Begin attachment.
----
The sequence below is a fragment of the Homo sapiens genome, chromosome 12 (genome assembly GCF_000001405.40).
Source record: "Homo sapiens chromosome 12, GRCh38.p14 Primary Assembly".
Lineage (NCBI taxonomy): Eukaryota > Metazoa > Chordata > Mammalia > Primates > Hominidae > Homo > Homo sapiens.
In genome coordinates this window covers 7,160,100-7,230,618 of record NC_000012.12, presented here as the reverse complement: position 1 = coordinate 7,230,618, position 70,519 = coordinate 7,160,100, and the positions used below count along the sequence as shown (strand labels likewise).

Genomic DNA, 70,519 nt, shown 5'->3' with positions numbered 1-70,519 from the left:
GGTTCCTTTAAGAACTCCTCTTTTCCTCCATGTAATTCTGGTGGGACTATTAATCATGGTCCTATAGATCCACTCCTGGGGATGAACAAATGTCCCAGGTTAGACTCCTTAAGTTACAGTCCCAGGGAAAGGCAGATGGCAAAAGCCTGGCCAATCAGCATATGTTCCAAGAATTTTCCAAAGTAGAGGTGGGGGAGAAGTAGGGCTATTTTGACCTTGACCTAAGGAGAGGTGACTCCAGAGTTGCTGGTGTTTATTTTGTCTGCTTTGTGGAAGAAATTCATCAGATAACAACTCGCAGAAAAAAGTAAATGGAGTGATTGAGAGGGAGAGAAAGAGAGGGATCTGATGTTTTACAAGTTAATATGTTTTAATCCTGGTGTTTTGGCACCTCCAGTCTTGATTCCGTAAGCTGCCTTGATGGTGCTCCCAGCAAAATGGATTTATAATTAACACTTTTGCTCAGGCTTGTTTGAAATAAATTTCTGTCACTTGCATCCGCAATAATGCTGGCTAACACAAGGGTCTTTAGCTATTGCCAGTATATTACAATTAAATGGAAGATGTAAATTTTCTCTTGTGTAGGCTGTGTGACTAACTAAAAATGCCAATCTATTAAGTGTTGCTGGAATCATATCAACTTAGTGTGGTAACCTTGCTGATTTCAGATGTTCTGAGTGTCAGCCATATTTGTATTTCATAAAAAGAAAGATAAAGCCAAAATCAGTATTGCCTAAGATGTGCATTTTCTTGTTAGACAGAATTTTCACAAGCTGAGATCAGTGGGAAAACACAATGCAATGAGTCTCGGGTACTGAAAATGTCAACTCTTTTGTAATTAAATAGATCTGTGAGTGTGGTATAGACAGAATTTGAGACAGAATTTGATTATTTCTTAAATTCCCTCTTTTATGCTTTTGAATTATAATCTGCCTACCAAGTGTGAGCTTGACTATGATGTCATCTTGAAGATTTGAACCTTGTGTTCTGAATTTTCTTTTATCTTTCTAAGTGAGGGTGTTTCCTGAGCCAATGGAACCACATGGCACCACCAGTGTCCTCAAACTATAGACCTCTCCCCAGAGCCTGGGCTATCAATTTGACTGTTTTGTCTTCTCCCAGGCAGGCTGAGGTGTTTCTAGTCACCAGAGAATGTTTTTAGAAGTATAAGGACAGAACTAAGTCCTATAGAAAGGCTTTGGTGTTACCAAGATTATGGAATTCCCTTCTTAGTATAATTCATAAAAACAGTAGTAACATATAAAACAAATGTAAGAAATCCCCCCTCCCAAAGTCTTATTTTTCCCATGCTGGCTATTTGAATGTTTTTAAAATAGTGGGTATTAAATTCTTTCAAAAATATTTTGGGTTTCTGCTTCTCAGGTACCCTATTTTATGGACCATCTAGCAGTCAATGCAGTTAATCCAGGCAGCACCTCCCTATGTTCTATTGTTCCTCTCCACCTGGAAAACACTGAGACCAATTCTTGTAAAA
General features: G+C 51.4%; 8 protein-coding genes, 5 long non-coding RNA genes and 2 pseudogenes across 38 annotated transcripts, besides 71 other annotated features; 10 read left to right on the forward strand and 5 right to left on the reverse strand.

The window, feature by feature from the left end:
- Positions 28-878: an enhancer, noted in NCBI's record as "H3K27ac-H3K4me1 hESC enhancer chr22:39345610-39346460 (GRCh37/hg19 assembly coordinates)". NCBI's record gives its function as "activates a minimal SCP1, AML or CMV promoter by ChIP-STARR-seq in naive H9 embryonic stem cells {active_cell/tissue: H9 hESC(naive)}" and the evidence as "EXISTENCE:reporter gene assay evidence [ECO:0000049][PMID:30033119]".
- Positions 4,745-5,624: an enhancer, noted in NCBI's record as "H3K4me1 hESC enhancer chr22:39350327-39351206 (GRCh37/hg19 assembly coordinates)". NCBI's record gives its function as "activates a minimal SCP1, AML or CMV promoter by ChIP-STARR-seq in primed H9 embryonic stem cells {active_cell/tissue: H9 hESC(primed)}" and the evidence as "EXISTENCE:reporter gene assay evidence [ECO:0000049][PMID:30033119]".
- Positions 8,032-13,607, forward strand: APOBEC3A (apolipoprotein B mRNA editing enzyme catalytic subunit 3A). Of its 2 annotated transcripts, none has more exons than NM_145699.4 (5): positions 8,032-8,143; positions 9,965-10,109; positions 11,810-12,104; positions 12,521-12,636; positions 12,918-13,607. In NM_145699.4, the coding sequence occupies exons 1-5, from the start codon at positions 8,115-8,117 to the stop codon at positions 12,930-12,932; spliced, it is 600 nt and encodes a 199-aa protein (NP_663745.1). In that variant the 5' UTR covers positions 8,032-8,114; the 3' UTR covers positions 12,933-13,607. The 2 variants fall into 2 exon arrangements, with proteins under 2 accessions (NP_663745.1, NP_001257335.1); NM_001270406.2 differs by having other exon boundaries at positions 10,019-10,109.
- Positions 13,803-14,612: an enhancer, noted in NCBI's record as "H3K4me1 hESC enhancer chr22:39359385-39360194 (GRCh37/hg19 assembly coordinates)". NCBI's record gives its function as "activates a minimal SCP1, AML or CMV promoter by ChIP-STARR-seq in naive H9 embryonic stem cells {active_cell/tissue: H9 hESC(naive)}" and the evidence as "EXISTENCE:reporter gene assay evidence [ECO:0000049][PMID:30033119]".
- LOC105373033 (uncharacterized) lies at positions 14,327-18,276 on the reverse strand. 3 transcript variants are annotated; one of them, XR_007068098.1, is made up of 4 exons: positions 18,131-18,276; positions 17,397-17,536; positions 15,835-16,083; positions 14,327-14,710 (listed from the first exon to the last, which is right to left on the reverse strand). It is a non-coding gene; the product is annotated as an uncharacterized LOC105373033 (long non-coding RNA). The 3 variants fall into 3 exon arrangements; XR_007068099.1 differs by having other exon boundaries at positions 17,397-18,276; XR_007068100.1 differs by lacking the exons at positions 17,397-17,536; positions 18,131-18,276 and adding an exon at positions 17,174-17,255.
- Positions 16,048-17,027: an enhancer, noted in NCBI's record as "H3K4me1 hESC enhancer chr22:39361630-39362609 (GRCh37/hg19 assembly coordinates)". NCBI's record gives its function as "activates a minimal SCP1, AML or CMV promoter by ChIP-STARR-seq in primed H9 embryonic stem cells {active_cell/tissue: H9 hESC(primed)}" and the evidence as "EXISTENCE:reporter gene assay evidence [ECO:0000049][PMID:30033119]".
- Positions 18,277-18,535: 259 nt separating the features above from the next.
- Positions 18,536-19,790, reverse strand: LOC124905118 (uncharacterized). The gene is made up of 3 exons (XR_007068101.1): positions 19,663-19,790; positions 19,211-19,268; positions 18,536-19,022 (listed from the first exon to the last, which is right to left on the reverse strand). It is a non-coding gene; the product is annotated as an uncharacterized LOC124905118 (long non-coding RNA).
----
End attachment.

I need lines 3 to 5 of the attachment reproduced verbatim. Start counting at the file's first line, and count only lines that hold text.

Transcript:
Lineage (NCBI taxonomy): Eukaryota > Metazoa > Chordata > Mammalia > Primates > Hominidae > Homo > Homo sapiens.
In genome coordinates this window covers 7,160,100-7,230,618 of record NC_000012.12, presented here as the reverse complement: position 1 = coordinate 7,230,618, position 70,519 = coordinate 7,160,100, and the positions used below count along the sequence as shown (strand labels likewise).

Genomic DNA, 70,519 nt, shown 5'->3' with positions numbered 1-70,519 from the left: